No matter which movement mode I was using, I found the guns so cumbersome in the heat of the swarm that I preferred to go for an all-melee approach. Early on it was easy to use pistols, but the swarm tactics of the enemies made it hell when found myself out of bullets and had to reload. I put a knife in my other hand to stave off any creatures that got too close, and soon found that melee was my preferred method of killing. The uselessness of guns becomes particularly apparent in later stages where the swarms get far more aggressive. Though you are given more powerful weaponry to use, guns like the sniper and shotgun are unwieldy to use with two hands while also trying to move around and survive the onslaught.
Attempting to cock the shotgun, aim properly, turn around, and teleport to safe locations to stay alive is cumbersome on the move controllers. More often than not, I would end up with the shotgun held in my off-hand, or I’d simply drop it altogether. A lot of these difficulties are inherent to the PlayStation’s restricted Move controllers, which desperately need analog sticks. Due to this, my tactic most often was to back into a corner, grab a knife, axe, or other sharp object, and flail until every incoming enemy was dead.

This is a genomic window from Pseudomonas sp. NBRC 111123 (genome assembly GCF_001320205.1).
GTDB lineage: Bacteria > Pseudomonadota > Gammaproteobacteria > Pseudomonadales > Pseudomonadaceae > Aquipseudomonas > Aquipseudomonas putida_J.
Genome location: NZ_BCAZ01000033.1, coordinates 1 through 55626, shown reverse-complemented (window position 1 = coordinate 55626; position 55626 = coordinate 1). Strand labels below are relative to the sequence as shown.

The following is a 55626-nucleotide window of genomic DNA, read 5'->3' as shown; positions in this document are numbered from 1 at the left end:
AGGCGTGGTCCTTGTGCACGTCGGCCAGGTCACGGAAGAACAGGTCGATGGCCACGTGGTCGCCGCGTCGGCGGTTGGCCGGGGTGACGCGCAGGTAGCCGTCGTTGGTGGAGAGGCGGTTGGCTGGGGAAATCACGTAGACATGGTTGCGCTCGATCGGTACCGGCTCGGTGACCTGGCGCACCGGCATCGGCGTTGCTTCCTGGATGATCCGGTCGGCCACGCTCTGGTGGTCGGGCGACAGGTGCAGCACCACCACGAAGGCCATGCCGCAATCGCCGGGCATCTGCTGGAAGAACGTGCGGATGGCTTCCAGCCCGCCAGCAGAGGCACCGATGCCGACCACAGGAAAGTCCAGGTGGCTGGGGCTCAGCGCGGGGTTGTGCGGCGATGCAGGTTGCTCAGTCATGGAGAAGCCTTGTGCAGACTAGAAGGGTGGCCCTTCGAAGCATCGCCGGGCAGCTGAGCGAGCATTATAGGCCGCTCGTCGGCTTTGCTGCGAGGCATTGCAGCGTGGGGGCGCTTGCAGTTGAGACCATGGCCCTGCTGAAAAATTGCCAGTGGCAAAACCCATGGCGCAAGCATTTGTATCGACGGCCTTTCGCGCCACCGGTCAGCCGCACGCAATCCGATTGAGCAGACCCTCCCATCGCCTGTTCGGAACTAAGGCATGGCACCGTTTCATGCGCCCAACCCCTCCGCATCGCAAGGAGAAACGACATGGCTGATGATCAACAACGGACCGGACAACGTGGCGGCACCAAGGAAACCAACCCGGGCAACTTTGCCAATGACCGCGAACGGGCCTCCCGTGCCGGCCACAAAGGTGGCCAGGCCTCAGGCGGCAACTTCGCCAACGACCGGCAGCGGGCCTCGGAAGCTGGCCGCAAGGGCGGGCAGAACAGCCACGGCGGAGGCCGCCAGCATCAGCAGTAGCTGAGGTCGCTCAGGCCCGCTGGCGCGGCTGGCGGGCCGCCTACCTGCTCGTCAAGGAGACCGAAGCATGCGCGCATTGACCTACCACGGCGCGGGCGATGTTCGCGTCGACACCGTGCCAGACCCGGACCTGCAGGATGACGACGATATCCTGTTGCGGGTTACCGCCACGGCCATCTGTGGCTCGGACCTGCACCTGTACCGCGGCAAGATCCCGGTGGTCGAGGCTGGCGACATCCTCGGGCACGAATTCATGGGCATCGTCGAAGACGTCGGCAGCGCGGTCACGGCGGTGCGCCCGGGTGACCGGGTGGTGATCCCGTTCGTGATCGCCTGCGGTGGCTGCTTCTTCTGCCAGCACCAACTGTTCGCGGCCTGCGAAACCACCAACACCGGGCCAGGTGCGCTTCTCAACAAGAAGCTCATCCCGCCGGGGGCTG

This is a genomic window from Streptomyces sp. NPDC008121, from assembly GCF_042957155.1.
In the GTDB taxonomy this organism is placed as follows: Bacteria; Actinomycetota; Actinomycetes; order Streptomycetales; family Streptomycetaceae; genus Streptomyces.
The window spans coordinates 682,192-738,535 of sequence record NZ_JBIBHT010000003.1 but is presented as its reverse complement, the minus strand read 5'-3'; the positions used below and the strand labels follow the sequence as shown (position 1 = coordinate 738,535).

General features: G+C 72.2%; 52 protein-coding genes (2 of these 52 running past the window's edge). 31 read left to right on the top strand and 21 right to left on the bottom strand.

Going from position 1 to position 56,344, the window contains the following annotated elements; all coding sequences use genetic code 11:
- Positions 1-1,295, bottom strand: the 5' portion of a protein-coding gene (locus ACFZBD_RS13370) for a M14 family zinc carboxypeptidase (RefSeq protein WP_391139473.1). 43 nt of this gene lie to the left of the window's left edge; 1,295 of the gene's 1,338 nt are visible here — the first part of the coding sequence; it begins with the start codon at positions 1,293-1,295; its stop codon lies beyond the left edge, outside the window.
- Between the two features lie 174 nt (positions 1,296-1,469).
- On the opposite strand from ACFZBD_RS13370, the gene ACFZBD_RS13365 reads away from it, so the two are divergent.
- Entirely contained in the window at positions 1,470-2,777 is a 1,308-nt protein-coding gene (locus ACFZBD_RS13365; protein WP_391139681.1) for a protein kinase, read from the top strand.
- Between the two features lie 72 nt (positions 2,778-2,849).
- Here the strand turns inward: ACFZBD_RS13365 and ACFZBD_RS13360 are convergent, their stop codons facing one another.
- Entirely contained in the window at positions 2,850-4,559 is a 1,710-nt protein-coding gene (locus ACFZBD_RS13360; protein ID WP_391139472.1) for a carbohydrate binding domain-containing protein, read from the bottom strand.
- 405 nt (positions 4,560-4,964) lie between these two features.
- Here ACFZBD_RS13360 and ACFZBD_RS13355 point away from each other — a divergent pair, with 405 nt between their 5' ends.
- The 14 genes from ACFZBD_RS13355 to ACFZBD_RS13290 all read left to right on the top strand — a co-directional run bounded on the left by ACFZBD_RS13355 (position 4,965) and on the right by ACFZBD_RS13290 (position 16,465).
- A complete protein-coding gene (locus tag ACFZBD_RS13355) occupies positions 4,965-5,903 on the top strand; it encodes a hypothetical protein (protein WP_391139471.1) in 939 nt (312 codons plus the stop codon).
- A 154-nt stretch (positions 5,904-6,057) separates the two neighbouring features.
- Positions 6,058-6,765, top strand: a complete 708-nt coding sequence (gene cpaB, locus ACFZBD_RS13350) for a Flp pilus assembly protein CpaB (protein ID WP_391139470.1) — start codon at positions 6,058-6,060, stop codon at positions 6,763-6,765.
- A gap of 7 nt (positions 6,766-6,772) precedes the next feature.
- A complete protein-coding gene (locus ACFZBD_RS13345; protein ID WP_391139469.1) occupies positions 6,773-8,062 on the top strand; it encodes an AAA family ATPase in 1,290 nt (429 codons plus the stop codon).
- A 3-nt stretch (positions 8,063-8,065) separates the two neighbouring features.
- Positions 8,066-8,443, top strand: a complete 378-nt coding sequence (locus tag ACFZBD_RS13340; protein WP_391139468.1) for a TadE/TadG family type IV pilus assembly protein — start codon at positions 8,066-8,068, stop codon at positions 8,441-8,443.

A later boss encounter forced me to use a single-shot sniper rifle to take out some Zeds on rooftops, all while dodging fireballs they were throwing and dealing with some other Zeds on the same roof as me. It was one of the final boss encounters, which really soured my experience with the game. Precision aiming using Move controllers and VR tracking hasn’t ever been the easiest of tasks. To take a game that has been primarily “in your face” and turn it into a long range shooting gallery–while putting you under persistent assault from all sides–felt like a cheap tactic to tick a checkbox. Sniping section? Got it. Guy with a chainsaw arm? That’s here. Enormous amorphous creature that makes up the entire final room for a boss battle that isn’t actually a battle but more of a race to flip a few switches and accomplish a specific task that will kill it? Well, I don’t want to spoil things, but you may have played this one before.